Korean J Ophthalmol > Volume 35(2); 2021 > Article
Hong, Ha, Seo, and Kim: Analysis of Postoperative Outcomes in Patients with Intermittent Exotropia According to Preoperative Change of Angle of Deviation

Abstract

Purpose

The correlation between the existence of the preoperative condition of ≥10 prism diopters (PD) in patients with basic type of intermittent exotropia (IXT) and postoperative outcomes was analyzed.

Methods

The medical records of patients that underwent surgery for IXT were analyzed retrospectively. The analysis was conducted by dividing the patients into a group with change of <10 PD (group 1) and ≥10 PD (group 2) before the time of the surgery. Patients who received at least 6 months of follow-up after surgery were included. The age, sex, angle of deviation and stereoacuity of the patients were studied. Surgical success was defined as exodeviation of <10 PD or esodeviation of <4 PD at the final visit after the surgery. The correlation between clinical factors and surgical success rate was analyzed by using correlative analysis.

Results

A total of 129 patients participated in the study. There were 108 (83.7%) and 21 (16.3%) patients in groups 1 and 2, respectively. There were 89 (82.4%) and 17 (80.1%) patients with surgical successes in groups 1 and 2, respectively (p = 0.18). Moreover, 13 (12.0%) patients in group 1 and three (14.3%) patients in group 2 required reoperation, showing no significant difference (p = 0.12). There was no statistically significant correlation between surgical success and preoperative change of angle of deviation <10 PD (odds ratio, 1.78; p = 0.17).

Conclusions

Among the patients with basic type of IXT subjected to the analysis, 16.3% had a change of ≥10 PD before surgery, and there was no significant correlation between surgical success and preoperative change of angle of deviation.

Intermittent exotropia (IXT) without surgical treatment gradually progresses in frequency and angle of deviation and can eventually progress to constant exotropia. von Noorden and Campos [1] and Jampolsky [2] reported that based on a longitudinal observation of patients with IXT between the ages of 5 and 10 years who had not received surgical treatment, 75% of the patients showed a progress in frequency and angle of deviation [1], and other study also reported a significant increase in short-distance angle of deviation based on a 2-year follow-up observation of patients who did not undergo surgical treatment [3].
Treatment options for IXT can be divided into non-surgical treatment, such as correction of refractive error, prism glasses, and occlusion therapy, and surgical treatment. Cases where patients have 15 to 20 prism of angle of deviation or greater, strabismus is seen in more than half of the waking hours, and there is marked decline in quality of life are indicated to surgical treatment [1]. While the recurrence rate after surgery in patients with IXT varied depending on the criteria for reoperation and study group [4-6], recurrence rates of 28.6% and 37.8% of have been reported based on longitudinal observations of 2 years or longer [7,8].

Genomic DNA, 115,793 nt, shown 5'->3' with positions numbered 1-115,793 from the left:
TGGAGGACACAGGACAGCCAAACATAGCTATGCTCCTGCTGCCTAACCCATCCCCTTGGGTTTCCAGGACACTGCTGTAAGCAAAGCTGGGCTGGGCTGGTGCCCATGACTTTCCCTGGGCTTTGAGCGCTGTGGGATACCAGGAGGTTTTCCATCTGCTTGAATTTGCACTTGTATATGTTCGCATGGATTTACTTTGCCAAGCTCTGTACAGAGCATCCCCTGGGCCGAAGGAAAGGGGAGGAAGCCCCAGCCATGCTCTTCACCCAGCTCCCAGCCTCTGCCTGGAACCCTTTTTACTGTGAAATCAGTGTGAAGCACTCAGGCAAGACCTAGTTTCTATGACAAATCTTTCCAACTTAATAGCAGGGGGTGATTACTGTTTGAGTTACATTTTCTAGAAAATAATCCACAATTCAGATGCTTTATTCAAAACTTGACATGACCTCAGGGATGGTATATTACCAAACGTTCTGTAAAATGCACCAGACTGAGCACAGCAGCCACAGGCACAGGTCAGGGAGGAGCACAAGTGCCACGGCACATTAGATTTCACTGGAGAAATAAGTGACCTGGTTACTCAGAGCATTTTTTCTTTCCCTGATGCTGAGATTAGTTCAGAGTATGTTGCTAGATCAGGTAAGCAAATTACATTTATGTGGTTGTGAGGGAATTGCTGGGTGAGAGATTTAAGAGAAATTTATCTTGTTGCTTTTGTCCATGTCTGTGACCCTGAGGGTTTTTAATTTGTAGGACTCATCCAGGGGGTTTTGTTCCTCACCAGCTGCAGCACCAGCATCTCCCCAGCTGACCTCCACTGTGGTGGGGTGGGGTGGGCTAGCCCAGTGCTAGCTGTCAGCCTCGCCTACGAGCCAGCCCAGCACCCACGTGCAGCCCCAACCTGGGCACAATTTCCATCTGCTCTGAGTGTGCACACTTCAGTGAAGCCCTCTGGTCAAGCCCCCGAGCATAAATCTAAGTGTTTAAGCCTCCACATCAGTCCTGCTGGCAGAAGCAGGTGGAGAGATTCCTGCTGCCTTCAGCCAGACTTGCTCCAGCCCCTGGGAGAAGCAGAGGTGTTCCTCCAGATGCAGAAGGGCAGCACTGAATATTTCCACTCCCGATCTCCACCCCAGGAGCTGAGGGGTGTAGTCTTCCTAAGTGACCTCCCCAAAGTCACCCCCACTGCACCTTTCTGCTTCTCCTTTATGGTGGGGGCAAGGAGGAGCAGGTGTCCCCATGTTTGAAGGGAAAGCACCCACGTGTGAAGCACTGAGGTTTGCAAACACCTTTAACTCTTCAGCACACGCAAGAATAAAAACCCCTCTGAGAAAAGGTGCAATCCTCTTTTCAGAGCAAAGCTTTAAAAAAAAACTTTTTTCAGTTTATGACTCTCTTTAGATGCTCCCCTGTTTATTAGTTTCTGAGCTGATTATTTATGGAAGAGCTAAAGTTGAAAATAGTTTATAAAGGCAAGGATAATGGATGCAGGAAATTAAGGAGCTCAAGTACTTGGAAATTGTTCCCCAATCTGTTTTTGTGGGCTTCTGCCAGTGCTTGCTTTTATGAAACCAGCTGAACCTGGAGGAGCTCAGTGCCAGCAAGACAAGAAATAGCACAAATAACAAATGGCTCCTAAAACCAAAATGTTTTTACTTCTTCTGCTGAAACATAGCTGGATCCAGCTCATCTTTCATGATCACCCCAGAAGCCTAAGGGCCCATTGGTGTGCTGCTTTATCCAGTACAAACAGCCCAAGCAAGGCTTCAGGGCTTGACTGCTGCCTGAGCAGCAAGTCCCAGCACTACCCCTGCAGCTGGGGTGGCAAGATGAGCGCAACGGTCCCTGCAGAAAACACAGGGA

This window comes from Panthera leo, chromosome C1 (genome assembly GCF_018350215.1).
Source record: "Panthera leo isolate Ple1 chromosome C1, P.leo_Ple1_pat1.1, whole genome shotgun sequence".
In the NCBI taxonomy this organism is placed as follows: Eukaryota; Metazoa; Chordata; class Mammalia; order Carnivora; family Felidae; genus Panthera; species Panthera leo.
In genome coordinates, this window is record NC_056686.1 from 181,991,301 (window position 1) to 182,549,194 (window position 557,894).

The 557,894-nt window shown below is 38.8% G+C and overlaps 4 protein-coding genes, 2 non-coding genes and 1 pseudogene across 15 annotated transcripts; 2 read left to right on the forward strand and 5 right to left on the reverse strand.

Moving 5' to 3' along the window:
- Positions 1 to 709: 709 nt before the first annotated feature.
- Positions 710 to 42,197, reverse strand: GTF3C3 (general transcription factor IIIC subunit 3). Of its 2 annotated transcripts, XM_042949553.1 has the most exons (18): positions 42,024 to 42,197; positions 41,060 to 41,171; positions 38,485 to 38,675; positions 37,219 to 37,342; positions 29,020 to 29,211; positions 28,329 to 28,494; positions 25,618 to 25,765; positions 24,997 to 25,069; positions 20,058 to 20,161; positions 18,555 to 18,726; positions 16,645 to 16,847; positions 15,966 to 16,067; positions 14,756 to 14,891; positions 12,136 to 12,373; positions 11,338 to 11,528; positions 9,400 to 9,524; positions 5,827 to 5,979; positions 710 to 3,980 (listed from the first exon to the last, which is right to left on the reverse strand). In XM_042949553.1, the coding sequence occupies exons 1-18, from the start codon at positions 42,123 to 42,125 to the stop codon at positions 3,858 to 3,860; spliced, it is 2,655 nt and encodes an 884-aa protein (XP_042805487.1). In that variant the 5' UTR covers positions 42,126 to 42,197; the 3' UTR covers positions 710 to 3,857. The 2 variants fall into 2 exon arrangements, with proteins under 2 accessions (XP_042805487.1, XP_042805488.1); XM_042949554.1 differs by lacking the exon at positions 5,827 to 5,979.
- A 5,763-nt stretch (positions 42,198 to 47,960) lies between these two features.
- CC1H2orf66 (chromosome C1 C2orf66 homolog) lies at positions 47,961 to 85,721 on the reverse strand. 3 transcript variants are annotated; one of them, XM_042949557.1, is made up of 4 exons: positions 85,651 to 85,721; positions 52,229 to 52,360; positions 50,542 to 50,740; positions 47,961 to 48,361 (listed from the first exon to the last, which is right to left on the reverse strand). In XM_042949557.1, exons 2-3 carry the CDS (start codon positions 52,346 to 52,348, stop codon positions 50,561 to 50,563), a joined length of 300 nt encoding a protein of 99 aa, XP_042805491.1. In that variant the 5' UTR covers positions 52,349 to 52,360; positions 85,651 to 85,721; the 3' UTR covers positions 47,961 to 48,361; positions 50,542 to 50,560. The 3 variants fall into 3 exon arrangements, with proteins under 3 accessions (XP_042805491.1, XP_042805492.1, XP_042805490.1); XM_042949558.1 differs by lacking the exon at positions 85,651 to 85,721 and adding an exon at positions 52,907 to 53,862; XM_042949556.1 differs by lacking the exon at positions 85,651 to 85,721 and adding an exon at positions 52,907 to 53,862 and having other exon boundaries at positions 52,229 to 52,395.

Numerous studies investigated the effects of various factors affecting postoperative results of IXT patients by studying the effect of factors such as preoperative angle of deviation [9], myopic refractive error [10], difference in myopic and hyperopic angle of deviation, age at the time of surgery [11,12], and postoperative overcorrection [13,14] on surgical success. However, there was no study on the correlation between the preoperative change of IXT and postoperative outcomes.
This study aimed to analyze postoperative outcomes and investigate clinical impacts on surgical success according to the preoperative change of angle of deviation in patients with basic type of IXT.

Materials and Methods

This study was conducted after obtaining approval from the institutional review board of the Guro Hospital of Korea University (2020GR0171) and adhered to the Declaration of Helsinki. Written informed consent was waived due to the retrospective nature of the study. Medical records from patients who underwent unilateral or bilateral lateral rectus recession surgery between March 1, 2015 and December 31, 2019 for basic type of IXT diagnosed at Guro Hospital of Korea University.
Patients who underwent other ophthalmic surgeries, including different surgeries for strabismus, patients who underwent surgeries on oblique and superior/inferior rectus muscles, patients with lateral incomitancy, patients who had been diagnosed with neurological diseases, uncooperative patients and patients who had been observed for less than 6 months before or after surgery were excluded.
Sex, age, preoperative observation period, number of visits before surgery, refractive errors, preoperative near and distant angle of deviation, and near stereoacuity (Titmus; Stereo Optical, Chicago, IL, USA) of all patients were analyzed, and angles of deviation were examined at distant (6 m) and near (1/3 m) by conducting alternate cover tests. The angle of deviation was measured using an alternating cover test (prism diopters, PD) and measured under the best-corrected visual acuity at each visit. The patients were observed at intervals of 2 to 12 months after surgery.